U.S. v. Jameson

U.S. v. Jameson, 2010 WL 1379817 (C.A.10 (Okla.))
Order and Judgment - April 8, 2010
An FBI task force officer, during a network search for the Innocent Images National Initiative, found that the defendant’s IP address was related to the posting of images with titles related to child pornography. The FBI officer obtained a search warrant for the defendant’s address after asserting that some of the images had traveled in interstate commerce. The defendant’s computer was recovered and it was discovered to contain child pornography images.
Procedural History:
The defendant was indicted for possessing graphic image files, which had been transported by computer in interstate commerce. The defendant filed a motion to suppress the evidence gained from the search of his residence arguing that there were no facts to support the conclusion that the images had traveled in interstate commerce. After the hearing on the merits, the district court denied the motion and the defendant entered a conditional plea of guilty. This appeal followed.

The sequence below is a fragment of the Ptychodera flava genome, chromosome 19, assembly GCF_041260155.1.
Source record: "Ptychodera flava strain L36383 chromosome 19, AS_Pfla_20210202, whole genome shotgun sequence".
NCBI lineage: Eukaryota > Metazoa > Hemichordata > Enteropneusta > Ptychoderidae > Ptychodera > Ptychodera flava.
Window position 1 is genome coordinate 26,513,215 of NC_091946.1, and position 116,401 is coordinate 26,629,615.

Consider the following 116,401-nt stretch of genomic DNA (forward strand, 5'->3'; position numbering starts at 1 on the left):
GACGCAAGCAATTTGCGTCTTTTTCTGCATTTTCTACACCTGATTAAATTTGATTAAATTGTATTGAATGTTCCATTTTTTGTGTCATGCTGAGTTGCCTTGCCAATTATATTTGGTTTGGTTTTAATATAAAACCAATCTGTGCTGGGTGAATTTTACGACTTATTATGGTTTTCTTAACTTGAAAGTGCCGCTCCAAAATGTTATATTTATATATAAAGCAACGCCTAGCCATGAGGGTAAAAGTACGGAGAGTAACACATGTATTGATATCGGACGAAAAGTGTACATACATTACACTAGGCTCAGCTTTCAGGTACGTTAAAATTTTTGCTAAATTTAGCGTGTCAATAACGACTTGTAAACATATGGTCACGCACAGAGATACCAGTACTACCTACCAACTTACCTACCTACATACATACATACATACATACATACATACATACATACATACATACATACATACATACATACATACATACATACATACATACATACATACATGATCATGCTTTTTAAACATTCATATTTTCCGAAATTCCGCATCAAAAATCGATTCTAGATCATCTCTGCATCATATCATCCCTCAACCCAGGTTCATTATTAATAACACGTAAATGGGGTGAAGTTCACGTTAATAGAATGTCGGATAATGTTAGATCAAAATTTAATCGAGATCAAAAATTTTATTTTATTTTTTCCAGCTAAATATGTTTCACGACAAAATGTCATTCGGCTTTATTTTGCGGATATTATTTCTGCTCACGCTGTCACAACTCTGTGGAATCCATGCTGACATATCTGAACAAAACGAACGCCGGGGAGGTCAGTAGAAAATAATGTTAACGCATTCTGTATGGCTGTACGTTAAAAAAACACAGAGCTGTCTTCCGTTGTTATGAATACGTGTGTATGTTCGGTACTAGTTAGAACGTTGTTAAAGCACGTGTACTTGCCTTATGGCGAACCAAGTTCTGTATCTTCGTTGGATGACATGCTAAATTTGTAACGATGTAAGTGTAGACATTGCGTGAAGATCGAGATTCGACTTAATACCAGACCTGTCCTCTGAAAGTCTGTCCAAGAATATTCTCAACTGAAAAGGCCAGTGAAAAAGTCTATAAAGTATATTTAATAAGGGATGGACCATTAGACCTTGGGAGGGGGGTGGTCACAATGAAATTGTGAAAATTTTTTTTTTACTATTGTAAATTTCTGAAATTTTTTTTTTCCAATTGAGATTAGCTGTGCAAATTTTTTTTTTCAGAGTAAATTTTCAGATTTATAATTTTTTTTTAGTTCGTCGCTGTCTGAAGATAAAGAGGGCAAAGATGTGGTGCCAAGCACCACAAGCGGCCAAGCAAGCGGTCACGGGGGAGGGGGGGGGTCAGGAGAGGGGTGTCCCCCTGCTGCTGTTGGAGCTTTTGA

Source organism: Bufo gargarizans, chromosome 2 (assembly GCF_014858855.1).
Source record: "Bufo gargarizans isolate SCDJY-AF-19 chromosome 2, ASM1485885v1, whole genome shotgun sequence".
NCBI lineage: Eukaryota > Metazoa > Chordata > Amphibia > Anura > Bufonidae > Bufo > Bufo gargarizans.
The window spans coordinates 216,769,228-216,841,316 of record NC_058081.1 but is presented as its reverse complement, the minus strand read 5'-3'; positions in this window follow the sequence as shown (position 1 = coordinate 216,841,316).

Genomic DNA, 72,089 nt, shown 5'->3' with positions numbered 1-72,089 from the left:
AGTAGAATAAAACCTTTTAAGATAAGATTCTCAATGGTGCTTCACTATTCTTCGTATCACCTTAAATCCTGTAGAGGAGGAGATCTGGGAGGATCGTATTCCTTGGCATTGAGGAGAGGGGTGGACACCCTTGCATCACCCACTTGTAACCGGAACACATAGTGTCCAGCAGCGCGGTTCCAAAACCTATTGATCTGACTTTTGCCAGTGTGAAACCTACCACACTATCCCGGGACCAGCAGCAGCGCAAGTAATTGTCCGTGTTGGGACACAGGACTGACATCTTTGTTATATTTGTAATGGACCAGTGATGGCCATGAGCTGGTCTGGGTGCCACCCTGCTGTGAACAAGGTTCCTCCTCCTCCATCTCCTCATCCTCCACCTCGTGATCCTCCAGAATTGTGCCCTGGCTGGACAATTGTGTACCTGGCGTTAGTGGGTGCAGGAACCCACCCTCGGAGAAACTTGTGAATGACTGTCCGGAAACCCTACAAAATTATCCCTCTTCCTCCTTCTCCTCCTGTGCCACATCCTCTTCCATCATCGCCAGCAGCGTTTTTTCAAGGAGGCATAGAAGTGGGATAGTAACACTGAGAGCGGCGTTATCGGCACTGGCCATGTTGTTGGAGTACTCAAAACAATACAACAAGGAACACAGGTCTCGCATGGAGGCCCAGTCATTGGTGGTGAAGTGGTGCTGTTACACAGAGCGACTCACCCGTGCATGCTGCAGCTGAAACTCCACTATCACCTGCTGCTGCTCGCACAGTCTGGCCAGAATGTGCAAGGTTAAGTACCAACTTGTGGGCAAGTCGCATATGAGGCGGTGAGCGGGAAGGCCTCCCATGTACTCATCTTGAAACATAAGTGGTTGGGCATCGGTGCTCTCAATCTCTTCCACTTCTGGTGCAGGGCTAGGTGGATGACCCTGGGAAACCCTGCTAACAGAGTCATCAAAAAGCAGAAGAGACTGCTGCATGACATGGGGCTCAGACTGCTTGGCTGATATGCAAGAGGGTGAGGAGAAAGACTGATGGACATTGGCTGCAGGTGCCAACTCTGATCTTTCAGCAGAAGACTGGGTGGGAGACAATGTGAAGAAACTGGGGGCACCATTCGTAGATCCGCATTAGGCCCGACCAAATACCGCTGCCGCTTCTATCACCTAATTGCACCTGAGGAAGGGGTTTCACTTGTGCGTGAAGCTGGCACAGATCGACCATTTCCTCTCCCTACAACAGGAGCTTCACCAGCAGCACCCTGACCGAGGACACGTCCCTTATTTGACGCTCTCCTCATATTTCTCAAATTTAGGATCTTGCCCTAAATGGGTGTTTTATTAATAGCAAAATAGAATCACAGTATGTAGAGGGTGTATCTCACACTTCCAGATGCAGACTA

Question Presented:
Does transmission via the internet satisfy the interstate commerce element of 18 U.S.C. § 2252 (a)(2), which prohibits possessing graphic image files, which have been transported in interstate commerce, of minors engaging in secularly explicit conduct, thus providing a substantial basis sufficient to satisfy the warrant?
The court recognizes that the government must “establish that in committing the offense, a visual image has been mailed, or has been shipped or transported in interstate or foreign commerce… by any means including by computer. In U.S. v. Schaefer the court held that use of the internet alone was insufficient to satisfy the interstate commerce element. However, the court reasons that in Schaefer the question was one of sustaining a conviction, not probably cause to support a belief that a crime had been committed. The court found no evidence to support expanding the Schaefer rule.
Yes, the affidavit provided a substantial basis sufficient to sustain the warrant because, as the Court cited from Schaefer, “in many, if not most, situations the use of the Internet will involve the movement of communications or materials between states.”

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